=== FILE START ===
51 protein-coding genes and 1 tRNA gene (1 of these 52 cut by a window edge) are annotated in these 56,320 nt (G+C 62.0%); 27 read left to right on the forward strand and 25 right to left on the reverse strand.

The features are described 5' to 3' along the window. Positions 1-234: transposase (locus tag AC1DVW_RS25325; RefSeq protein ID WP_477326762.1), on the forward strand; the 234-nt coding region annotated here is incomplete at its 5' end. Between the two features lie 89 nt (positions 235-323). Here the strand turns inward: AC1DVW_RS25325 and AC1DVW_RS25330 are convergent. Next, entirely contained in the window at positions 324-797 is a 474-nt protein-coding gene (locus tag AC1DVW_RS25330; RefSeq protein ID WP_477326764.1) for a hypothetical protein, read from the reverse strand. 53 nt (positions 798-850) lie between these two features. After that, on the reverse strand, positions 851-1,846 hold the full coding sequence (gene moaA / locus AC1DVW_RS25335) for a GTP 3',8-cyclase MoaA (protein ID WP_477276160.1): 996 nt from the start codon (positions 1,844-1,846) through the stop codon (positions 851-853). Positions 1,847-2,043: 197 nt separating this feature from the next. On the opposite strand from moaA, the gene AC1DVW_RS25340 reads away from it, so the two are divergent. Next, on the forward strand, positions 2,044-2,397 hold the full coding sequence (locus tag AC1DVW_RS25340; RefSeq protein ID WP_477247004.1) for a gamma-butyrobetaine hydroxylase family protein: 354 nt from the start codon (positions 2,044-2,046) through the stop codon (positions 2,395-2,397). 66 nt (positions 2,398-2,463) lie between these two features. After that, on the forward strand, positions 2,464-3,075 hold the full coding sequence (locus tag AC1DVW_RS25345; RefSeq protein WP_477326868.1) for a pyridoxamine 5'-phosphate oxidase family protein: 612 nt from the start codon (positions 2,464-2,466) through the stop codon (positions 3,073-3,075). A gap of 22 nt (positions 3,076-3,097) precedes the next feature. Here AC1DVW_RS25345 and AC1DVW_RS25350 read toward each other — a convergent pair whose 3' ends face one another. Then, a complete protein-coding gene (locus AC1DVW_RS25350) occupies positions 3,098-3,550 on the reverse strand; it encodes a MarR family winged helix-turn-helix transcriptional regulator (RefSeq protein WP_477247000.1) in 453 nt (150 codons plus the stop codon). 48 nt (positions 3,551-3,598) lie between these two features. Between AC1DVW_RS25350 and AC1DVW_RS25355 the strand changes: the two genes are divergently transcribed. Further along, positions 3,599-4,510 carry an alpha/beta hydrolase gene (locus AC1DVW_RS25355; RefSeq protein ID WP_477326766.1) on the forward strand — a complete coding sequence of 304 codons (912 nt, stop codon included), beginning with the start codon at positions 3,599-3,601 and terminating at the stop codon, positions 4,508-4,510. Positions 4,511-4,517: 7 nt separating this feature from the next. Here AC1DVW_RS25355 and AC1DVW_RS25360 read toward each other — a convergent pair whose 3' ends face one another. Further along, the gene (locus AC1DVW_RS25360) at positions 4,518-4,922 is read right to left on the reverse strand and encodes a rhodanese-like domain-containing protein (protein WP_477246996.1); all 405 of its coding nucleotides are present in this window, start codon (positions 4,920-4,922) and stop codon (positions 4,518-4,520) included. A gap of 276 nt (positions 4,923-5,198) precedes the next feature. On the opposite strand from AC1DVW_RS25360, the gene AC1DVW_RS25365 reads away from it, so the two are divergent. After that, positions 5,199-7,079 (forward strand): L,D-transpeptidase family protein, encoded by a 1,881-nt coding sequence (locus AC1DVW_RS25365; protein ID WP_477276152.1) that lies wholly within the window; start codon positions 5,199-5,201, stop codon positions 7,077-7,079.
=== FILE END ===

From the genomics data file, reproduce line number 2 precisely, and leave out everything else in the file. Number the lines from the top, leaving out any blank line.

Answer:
The features are described 5' to 3' along the window. Positions 1-234: transposase (locus tag AC1DVW_RS25325; RefSeq protein ID WP_477326762.1), on the forward strand; the 234-nt coding region annotated here is incomplete at its 5' end. Between the two features lie 89 nt (positions 235-323). Here the strand turns inward: AC1DVW_RS25325 and AC1DVW_RS25330 are convergent. Next, entirely contained in the window at positions 324-797 is a 474-nt protein-coding gene (locus tag AC1DVW_RS25330; RefSeq protein ID WP_477326764.1) for a hypothetical protein, read from the reverse strand. 53 nt (positions 798-850) lie between these two features. After that, on the reverse strand, positions 851-1,846 hold the full coding sequence (gene moaA / locus AC1DVW_RS25335) for a GTP 3',8-cyclase MoaA (protein ID WP_477276160.1): 996 nt from the start codon (positions 1,844-1,846) through the stop codon (positions 851-853). Positions 1,847-2,043: 197 nt separating this feature from the next. On the opposite strand from moaA, the gene AC1DVW_RS25340 reads away from it, so the two are divergent. Next, on the forward strand, positions 2,044-2,397 hold the full coding sequence (locus tag AC1DVW_RS25340; RefSeq protein ID WP_477247004.1) for a gamma-butyrobetaine hydroxylase family protein: 354 nt from the start codon (positions 2,044-2,046) through the stop codon (positions 2,395-2,397). 66 nt (positions 2,398-2,463) lie between these two features. After that, on the forward strand, positions 2,464-3,075 hold the full coding sequence (locus tag AC1DVW_RS25345; RefSeq protein WP_477326868.1) for a pyridoxamine 5'-phosphate oxidase family protein: 612 nt from the start codon (positions 2,464-2,466) through the stop codon (positions 3,073-3,075). A gap of 22 nt (positions 3,076-3,097) precedes the next feature. Here AC1DVW_RS25345 and AC1DVW_RS25350 read toward each other — a convergent pair whose 3' ends face one another. Then, a complete protein-coding gene (locus AC1DVW_RS25350) occupies positions 3,098-3,550 on the reverse strand; it encodes a MarR family winged helix-turn-helix transcriptional regulator (RefSeq protein WP_477247000.1) in 453 nt (150 codons plus the stop codon). 48 nt (positions 3,551-3,598) lie between these two features. Between AC1DVW_RS25350 and AC1DVW_RS25355 the strand changes: the two genes are divergently transcribed. Further along, positions 3,599-4,510 carry an alpha/beta hydrolase gene (locus AC1DVW_RS25355; RefSeq protein ID WP_477326766.1) on the forward strand — a complete coding sequence of 304 codons (912 nt, stop codon included), beginning with the start codon at positions 3,599-3,601 and terminating at the stop codon, positions 4,508-4,510. Positions 4,511-4,517: 7 nt separating this feature from the next. Here AC1DVW_RS25355 and AC1DVW_RS25360 read toward each other — a convergent pair whose 3' ends face one another. Further along, the gene (locus AC1DVW_RS25360) at positions 4,518-4,922 is read right to left on the reverse strand and encodes a rhodanese-like domain-containing protein (protein WP_477246996.1); all 405 of its coding nucleotides are present in this window, start codon (positions 4,920-4,922) and stop codon (positions 4,518-4,520) included. A gap of 276 nt (positions 4,923-5,198) precedes the next feature. On the opposite strand from AC1DVW_RS25360, the gene AC1DVW_RS25365 reads away from it, so the two are divergent. After that, positions 5,199-7,079 (forward strand): L,D-transpeptidase family protein, encoded by a 1,881-nt coding sequence (locus AC1DVW_RS25365; protein ID WP_477276152.1) that lies wholly within the window; start codon positions 5,199-5,201, stop codon positions 7,077-7,079.